Shear-wave splitting as a tool for the characterization of geothermal fractured reservoirs: lessons learned
From Open Energy Information
Journal Article: Shear-wave splitting as a tool for the characterization of geothermal fractured reservoirs: lessons learned
AbstractWe review our experience with the construction of models of subsurface fracturing in geothermal fields by the inversion of shear-wave splitting (SWS) observations from natural and induced seismic events recorded by local arrays of three-component digital seismometers. SWS is a phenomenon whereby shear seismic waves split into two as a result of the mechanical anisotropy created in an otherwise isotropic rock by aligned micro-fractures. The two split waves travel at different speeds, and the polarization of the faster wave is usually parallel to crack orientation. The time delay between the two split S-waves is proportional to the number of cracks per unit volume.Success in the inversion of SWS data hinges on the assumption that the observed SWS is due solely to the mechanical anisotropy induced by aligned cracks and micro-cracks in an otherwise isotropic matrix. The presence of lithologic anisotropy and/or strong heterogeneity in the reservoir rock limits the resolvability of the method. However, despite the large amount of data and diversity of geologic settings we have studied so far, the above assumption has been found to be reliable. In practice, stability and resolution in the inversion of SWS data are the issues of utmost importance since both are critically dependent on the distribution of the two SWS measured parameters (polarization and time delay) around each seismic sensor.In this paper we discuss a few lessons we have learned as to the value of SWS for geothermal exploration, its limitations and potential extensions, from nearly a decade of practice.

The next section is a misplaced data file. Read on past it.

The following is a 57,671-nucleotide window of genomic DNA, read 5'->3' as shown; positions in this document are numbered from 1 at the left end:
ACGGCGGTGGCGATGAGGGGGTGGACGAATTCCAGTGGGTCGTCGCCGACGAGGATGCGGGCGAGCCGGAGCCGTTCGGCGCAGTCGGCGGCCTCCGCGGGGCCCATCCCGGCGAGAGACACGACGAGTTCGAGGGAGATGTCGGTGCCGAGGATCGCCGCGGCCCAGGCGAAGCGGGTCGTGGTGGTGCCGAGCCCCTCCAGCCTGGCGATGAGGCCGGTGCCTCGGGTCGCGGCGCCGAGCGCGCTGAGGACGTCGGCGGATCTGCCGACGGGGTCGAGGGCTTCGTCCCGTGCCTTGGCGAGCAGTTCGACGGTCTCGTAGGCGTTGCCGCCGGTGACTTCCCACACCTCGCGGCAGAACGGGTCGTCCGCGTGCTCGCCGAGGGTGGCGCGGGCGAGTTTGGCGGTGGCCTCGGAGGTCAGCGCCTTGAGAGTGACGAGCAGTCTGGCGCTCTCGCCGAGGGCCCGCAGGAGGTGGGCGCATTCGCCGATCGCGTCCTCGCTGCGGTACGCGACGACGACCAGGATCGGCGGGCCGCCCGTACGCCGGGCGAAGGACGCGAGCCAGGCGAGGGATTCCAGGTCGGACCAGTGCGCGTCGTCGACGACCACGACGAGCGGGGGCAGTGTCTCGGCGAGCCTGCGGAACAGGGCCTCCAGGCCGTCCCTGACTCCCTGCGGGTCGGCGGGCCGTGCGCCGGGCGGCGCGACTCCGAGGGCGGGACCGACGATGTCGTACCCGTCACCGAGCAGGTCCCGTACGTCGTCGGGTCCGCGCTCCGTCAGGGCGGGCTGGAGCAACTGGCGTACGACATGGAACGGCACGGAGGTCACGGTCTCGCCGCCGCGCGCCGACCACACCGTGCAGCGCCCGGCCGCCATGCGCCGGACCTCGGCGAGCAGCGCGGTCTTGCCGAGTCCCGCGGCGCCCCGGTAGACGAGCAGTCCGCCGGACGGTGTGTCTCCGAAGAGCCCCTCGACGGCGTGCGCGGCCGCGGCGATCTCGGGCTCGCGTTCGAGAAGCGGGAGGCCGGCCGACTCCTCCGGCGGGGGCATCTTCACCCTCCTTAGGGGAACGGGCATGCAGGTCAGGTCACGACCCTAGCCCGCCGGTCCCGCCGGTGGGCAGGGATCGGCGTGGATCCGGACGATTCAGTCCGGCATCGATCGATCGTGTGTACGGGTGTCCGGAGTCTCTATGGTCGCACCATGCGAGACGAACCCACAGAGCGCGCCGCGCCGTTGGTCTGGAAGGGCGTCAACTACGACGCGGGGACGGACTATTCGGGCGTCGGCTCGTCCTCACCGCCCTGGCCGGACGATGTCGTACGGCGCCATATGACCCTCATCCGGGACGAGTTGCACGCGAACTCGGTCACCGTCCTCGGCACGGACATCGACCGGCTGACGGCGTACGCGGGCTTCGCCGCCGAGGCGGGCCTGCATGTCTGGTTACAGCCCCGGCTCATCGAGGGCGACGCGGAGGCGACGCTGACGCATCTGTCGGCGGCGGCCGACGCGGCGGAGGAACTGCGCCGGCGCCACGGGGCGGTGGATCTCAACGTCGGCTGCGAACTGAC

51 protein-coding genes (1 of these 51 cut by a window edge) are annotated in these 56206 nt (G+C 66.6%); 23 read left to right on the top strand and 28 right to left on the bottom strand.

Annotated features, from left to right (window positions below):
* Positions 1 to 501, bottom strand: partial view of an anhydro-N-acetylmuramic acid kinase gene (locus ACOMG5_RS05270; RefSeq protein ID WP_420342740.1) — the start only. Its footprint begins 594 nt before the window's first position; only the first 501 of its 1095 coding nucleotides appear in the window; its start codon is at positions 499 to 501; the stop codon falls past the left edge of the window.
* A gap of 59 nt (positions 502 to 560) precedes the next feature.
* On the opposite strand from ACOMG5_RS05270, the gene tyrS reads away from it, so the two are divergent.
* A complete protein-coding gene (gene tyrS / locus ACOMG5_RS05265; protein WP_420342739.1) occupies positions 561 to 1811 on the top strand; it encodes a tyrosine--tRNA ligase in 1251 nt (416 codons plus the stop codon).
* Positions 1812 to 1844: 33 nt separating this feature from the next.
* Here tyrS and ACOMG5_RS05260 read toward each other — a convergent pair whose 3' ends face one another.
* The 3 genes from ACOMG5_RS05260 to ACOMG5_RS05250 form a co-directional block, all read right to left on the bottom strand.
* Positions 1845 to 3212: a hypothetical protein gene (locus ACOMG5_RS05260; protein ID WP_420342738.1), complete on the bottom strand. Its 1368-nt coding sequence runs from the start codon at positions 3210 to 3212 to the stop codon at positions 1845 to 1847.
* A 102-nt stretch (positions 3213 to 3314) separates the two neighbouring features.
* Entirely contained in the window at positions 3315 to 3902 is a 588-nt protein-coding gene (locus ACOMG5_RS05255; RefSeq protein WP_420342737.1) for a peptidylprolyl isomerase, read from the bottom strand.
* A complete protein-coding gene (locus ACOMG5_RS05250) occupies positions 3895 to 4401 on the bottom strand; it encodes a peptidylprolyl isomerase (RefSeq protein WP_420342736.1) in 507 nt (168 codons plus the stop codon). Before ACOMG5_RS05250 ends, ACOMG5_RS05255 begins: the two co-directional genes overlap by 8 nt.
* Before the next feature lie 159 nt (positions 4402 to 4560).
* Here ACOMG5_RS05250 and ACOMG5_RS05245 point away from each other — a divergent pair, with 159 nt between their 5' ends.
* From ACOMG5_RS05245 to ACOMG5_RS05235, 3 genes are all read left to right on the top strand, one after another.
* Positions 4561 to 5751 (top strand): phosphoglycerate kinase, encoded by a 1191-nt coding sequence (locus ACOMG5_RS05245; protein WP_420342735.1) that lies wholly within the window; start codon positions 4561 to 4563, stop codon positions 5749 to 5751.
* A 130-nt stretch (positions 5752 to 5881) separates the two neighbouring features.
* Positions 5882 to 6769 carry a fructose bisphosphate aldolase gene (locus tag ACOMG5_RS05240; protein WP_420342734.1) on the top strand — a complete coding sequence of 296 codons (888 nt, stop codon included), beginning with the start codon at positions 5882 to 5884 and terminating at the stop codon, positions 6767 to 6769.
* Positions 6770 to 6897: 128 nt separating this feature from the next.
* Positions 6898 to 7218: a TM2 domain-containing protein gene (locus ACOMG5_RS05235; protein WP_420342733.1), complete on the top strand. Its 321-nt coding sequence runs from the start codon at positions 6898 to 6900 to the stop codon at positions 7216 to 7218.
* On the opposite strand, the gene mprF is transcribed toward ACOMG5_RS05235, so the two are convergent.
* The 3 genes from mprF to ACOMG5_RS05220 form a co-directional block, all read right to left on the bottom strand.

- Rial, J.A.; Elkibbi, M.; Yang and M.
- Published Journal
- Geothermics, 1/1/2005
Rial, J.A.; Elkibbi, M.; Yang, M. . 1/1/2005. Shear-wave splitting as a tool for the characterization of geothermal fractured reservoirs: lessons learned. Geothermics. (!) .